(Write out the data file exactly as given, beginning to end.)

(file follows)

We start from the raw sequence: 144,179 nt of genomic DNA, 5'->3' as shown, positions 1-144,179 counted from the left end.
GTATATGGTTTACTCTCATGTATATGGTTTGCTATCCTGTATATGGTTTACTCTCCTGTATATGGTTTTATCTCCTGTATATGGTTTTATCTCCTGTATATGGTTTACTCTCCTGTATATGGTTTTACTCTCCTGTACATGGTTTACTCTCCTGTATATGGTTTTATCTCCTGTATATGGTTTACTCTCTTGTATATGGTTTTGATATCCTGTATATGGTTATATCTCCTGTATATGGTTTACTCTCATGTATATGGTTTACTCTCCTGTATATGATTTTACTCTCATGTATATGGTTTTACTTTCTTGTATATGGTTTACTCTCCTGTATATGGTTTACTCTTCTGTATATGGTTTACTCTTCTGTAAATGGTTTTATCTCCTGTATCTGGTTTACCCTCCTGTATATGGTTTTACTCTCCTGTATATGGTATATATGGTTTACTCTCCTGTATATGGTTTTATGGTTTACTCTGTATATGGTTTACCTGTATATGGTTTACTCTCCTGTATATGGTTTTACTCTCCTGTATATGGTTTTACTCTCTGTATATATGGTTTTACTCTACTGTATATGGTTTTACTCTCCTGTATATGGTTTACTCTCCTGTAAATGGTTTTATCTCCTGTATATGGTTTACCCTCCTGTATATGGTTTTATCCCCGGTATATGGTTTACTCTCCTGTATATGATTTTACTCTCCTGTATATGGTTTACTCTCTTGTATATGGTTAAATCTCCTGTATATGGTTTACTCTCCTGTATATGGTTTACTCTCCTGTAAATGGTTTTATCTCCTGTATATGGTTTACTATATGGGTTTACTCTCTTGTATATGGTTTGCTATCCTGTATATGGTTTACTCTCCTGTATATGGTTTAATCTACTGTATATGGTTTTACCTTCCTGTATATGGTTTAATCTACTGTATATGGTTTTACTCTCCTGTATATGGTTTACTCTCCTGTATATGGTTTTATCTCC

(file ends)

We start from the raw sequence: 144,179 nt of genomic DNA, 5'->3' as shown, positions 1-144,179 counted from the left end.
GTATATGGTTTACTCTCATGTATATGGTTTGCTATCCTGTATATGGTTTACTCTCCTGTATATGGTTTTATCTCCTGTATATGGTTTTATCTCCTGTATATGGTTTACTCTCCTGTATATGGTTTTACTCTCCTGTACATGGTTTACTCTCCTGTATATGGTTTTATCTCCTGTATATGGTTTACTCTCTTGTATATGGTTTTGATATCCTGTATATGGTTATATCTCCTGTATATGGTTTACTCTCATGTATATGGTTTACTCTCCTGTATATGATTTTACTCTCATGTATATGGTTTTACTTTCTTGTATATGGTTTACTCTCCTGTATATGGTTTACTCTTCTGTATATGGTTTACTCTTCTGTAAATGGTTTTATCTCCTGTATCTGGTTTACCCTCCTGTATATGGTTTTACTCTCCTGTATATGGTATATATGGTTTACTCTCCTGTATATGGTTTTATGGTTTACTCTGTATATGGTTTACCTGTATATGGTTTACTCTCCTGTATATGGTTTTACTCTCCTGTATATGGTTTTACTCTCTGTATATATGGTTTTACTCTACTGTATATGGTTTTACTCTCCTGTATATGGTTTACTCTCCTGTAAATGGTTTTATCTCCTGTATATGGTTTACCCTCCTGTATATGGTTTTATCCCCGGTATATGGTTTACTCTCCTGTATATGATTTTACTCTCCTGTATATGGTTTACTCTCTTGTATATGGTTAAATCTCCTGTATATGGTTTACTCTCCTGTATATGGTTTACTCTCCTGTAAATGGTTTTATCTCCTGTATATGGTTTACTATATGGGTTTACTCTCTTGTATATGGTTTGCTATCCTGTATATGGTTTACTCTCCTGTATATGGTTTAATCTACTGTATATGGTTTTACCTTCCTGTATATGGTTTAATCTACTGTATATGGTTTTACTCTCCTGTATATGGTTTACTCTCCTGTATATGGTTTTATCTCC